Jump to Main Content
UV-C inactivation of foodborne bacterial and viral pathogens and surrogates on fresh and frozen berries
- Butot, Sophie, Cantergiani, Frédérique, Moser, Mireille, Jean, Julie, Lima, Anthony, Michot, Lise, Putallaz, Thierry, Stroheker, Thomas, Zuber, Sophie
- International journal of food microbiology 2018 v.275 pp. 8-16
- Cyclospora, Escherichia coli O157, Hepatitis A virus, Listeria monocytogenes, Norovirus, Salmonella, bacteria, blueberries, food pathogens, foodborne illness, fructose, genotoxicity, irradiation, mice, parasites, photolysis, plate count, raspberries, sensory properties, strawberries, taste, ultraviolet radiation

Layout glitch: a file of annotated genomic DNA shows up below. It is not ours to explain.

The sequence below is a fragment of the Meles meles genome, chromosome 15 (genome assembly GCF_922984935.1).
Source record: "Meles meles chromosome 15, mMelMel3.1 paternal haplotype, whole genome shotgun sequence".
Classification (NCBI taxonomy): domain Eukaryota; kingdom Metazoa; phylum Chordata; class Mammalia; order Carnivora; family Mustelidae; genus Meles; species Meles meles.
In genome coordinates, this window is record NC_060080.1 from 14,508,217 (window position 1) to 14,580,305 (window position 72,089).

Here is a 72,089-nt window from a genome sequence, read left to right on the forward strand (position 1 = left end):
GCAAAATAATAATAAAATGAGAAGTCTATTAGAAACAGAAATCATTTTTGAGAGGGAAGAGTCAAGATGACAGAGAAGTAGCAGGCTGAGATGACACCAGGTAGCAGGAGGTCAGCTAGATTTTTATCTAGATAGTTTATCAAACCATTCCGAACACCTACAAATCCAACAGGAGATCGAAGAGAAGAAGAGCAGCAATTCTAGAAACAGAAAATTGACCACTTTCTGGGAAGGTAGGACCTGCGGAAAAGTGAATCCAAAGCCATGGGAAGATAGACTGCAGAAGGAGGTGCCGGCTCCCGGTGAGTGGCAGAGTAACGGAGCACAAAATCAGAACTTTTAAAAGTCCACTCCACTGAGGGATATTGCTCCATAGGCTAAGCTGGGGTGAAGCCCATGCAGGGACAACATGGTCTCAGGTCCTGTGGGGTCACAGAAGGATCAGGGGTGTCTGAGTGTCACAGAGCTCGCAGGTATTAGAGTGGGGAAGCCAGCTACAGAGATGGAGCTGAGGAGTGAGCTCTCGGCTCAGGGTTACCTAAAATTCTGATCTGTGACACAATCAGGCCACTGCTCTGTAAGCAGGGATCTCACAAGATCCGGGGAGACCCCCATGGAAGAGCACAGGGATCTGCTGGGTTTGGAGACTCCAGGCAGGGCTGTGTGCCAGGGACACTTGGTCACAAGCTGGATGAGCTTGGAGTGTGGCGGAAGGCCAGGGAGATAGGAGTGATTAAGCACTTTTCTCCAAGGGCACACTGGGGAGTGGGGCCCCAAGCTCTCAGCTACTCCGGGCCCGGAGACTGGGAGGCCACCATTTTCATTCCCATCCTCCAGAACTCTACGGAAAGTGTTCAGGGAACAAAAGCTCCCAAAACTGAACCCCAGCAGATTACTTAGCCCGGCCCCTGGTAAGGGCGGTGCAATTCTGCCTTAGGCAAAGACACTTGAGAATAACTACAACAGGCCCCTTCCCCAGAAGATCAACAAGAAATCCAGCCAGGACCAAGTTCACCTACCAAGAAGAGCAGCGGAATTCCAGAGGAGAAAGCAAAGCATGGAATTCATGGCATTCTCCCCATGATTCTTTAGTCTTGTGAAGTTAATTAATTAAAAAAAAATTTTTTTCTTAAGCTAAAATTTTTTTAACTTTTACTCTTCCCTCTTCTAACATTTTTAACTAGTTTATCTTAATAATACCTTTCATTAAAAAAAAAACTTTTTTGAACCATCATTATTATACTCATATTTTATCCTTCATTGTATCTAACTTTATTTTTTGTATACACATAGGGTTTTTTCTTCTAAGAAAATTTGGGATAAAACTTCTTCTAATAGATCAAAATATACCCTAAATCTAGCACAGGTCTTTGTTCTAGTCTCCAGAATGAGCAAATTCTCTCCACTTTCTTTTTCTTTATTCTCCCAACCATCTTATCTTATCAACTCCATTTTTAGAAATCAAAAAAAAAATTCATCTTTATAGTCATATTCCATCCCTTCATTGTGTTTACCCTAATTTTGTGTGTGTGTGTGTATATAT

- Outbreaks of foodborne illness associated with berries often involve contamination with hepatitis A virus (HAV) and norovirus but also bacteria such as Escherichia coli O157:H7 and parasites such as Cyclospora caytanensis. We evaluated the applicability of UV-C to the inactivation of pathogens on strawberries, raspberries and blueberries. Our three-step approach consisted of assessing the chemical safety of UV-C-irradiated berries, evaluating the sensory quality after UV-C treatment and finally studying the inactivation of the target microorganisms. Treatments lasting up to 9 min (4000 mJ cm−2) did not produce detectable levels of furan (<5 μg/kg), a known photolysis product of fructose with genotoxic activity and thus were assessed to be toxicologically safe. No effect on taste or appearance was observed, unless treatment was excessively long. 20 s of treatment (an average fluence of ~ 212 mJ cm−2) reduced active HAV titer by >1 log10 unit in 95% of cases except on frozen raspberries, while 120 s were required to inactivate murine norovirus to this extent on fresh blueberries. The mean inactivation of HAV and MNV was greater on blueberries (2–3 log10) than on strawberries and raspberries (<2 log10). MNV was more sensitive on fresh than on frozen berries, unlike HAV. Inactivation of Salmonella, E. coli O157:H7 and Listeria monocytogenes was poor on all three berries, no treatment reducing viable counts by >1 log10 unit. In most matrices, prolonging the treatment did not improve the result to any significant degree. The effect was near its plateau after 20 s of treatment. These results provide insight into the effectiveness of UV-C irradiation for inactivating bacterial and viral pathogens and surrogates on fresh and frozen berries having different surface types, under different physical conditions and at different levels of contamination. Overall they show that UV-C as single processing step is unsuitable to inactivate significant numbers of foodborne pathogens on berries.